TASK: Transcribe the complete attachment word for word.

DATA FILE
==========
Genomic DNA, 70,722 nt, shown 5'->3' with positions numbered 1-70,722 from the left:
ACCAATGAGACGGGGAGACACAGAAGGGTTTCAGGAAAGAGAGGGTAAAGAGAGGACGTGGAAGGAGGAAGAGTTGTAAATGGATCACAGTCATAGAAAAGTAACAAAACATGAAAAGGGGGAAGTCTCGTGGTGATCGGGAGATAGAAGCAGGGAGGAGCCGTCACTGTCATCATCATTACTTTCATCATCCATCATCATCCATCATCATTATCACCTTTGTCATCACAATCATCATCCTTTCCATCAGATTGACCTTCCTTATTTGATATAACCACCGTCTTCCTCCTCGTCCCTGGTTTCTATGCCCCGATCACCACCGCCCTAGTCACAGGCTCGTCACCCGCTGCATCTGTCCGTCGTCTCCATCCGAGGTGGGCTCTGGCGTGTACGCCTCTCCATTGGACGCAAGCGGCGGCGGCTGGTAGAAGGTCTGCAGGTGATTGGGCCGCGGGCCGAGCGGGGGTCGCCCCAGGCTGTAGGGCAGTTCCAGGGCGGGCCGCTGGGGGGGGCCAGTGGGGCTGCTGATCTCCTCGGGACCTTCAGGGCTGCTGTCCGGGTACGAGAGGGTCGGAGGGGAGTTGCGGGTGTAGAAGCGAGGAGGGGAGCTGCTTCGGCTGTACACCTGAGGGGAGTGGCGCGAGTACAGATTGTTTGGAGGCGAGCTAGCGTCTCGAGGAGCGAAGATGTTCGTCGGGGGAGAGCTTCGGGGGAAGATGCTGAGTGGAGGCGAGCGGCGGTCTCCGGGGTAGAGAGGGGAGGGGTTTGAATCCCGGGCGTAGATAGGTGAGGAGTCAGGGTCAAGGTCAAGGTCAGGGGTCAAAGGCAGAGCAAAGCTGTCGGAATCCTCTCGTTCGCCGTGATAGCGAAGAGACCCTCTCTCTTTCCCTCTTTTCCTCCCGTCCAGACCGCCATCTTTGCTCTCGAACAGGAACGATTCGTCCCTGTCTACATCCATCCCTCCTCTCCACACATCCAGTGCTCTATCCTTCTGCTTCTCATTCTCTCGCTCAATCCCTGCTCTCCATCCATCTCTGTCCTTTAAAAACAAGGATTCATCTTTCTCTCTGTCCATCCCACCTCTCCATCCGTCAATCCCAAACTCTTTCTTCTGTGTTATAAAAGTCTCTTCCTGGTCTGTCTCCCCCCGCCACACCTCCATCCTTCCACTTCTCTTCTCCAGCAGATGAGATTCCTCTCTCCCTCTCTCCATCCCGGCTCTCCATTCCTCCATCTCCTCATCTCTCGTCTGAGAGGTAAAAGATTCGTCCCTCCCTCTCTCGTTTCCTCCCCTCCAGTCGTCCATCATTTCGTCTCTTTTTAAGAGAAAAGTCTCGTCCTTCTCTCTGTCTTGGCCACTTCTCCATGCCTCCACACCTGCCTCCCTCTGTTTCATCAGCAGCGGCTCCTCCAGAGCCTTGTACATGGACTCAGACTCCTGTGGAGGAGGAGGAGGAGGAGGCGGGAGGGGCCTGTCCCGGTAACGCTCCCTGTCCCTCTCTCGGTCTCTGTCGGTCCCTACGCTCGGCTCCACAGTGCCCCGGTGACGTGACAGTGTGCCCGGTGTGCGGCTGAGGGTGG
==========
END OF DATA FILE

Genomic DNA, 70,722 nt, shown 5'->3' with positions numbered 1-70,722 from the left:
ACCAATGAGACGGGGAGACACAGAAGGGTTTCAGGAAAGAGAGGGTAAAGAGAGGACGTGGAAGGAGGAAGAGTTGTAAATGGATCACAGTCATAGAAAAGTAACAAAACATGAAAAGGGGGAAGTCTCGTGGTGATCGGGAGATAGAAGCAGGGAGGAGCCGTCACTGTCATCATCATTACTTTCATCATCCATCATCATCCATCATCATTATCACCTTTGTCATCACAATCATCATCCTTTCCATCAGATTGACCTTCCTTATTTGATATAACCACCGTCTTCCTCCTCGTCCCTGGTTTCTATGCCCCGATCACCACCGCCCTAGTCACAGGCTCGTCACCCGCTGCATCTGTCCGTCGTCTCCATCCGAGGTGGGCTCTGGCGTGTACGCCTCTCCATTGGACGCAAGCGGCGGCGGCTGGTAGAAGGTCTGCAGGTGATTGGGCCGCGGGCCGAGCGGGGGTCGCCCCAGGCTGTAGGGCAGTTCCAGGGCGGGCCGCTGGGGGGGGCCAGTGGGGCTGCTGATCTCCTCGGGACCTTCAGGGCTGCTGTCCGGGTACGAGAGGGTCGGAGGGGAGTTGCGGGTGTAGAAGCGAGGAGGGGAGCTGCTTCGGCTGTACACCTGAGGGGAGTGGCGCGAGTACAGATTGTTTGGAGGCGAGCTAGCGTCTCGAGGAGCGAAGATGTTCGTCGGGGGAGAGCTTCGGGGGAAGATGCTGAGTGGAGGCGAGCGGCGGTCTCCGGGGTAGAGAGGGGAGGGGTTTGAATCCCGGGCGTAGATAGGTGAGGAGTCAGGGTCAAGGTCAAGGTCAGGGGTCAAAGGCAGAGCAAAGCTGTCGGAATCCTCTCGTTCGCCGTGATAGCGAAGAGACCCTCTCTCTTTCCCTCTTTTCCTCCCGTCCAGACCGCCATCTTTGCTCTCGAACAGGAACGATTCGTCCCTGTCTACATCCATCCCTCCTCTCCACACATCCAGTGCTCTATCCTTCTGCTTCTCATTCTCTCGCTCAATCCCTGCTCTCCATCCATCTCTGTCCTTTAAAAACAAGGATTCATCTTTCTCTCTGTCCATCCCACCTCTCCATCCGTCAATCCCAAACTCTTTCTTCTGTGTTATAAAAGTCTCTTCCTGGTCTGTCTCCCCCCGCCACACCTCCATCCTTCCACTTCTCTTCTCCAGCAGATGAGATTCCTCTCTCCCTCTCTCCATCCCGGCTCTCCATTCCTCCATCTCCTCATCTCTCGTCTGAGAGGTAAAAGATTCGTCCCTCCCTCTCTCGTTTCCTCCCCTCCAGTCGTCCATCATTTCGTCTCTTTTTAAGAGAAAAGTCTCGTCCTTCTCTCTGTCTTGGCCACTTCTCCATGCCTCCACACCTGCCTCCCTCTGTTTCATCAGCAGCGGCTCCTCCAGAGCCTTGTACATGGACTCAGACTCCTGTGGAGGAGGAGGAGGAGGAGGCGGGAGGGGCCTGTCCCGGTAACGCTCCCTGTCCCTCTCTCGGTCTCTGTCGGTCCCTACGCTCGGCTCCACAGTGCCCCGGTGACGTGACAGTGTGCCCGGTGTGCGGCTGAGGGTGG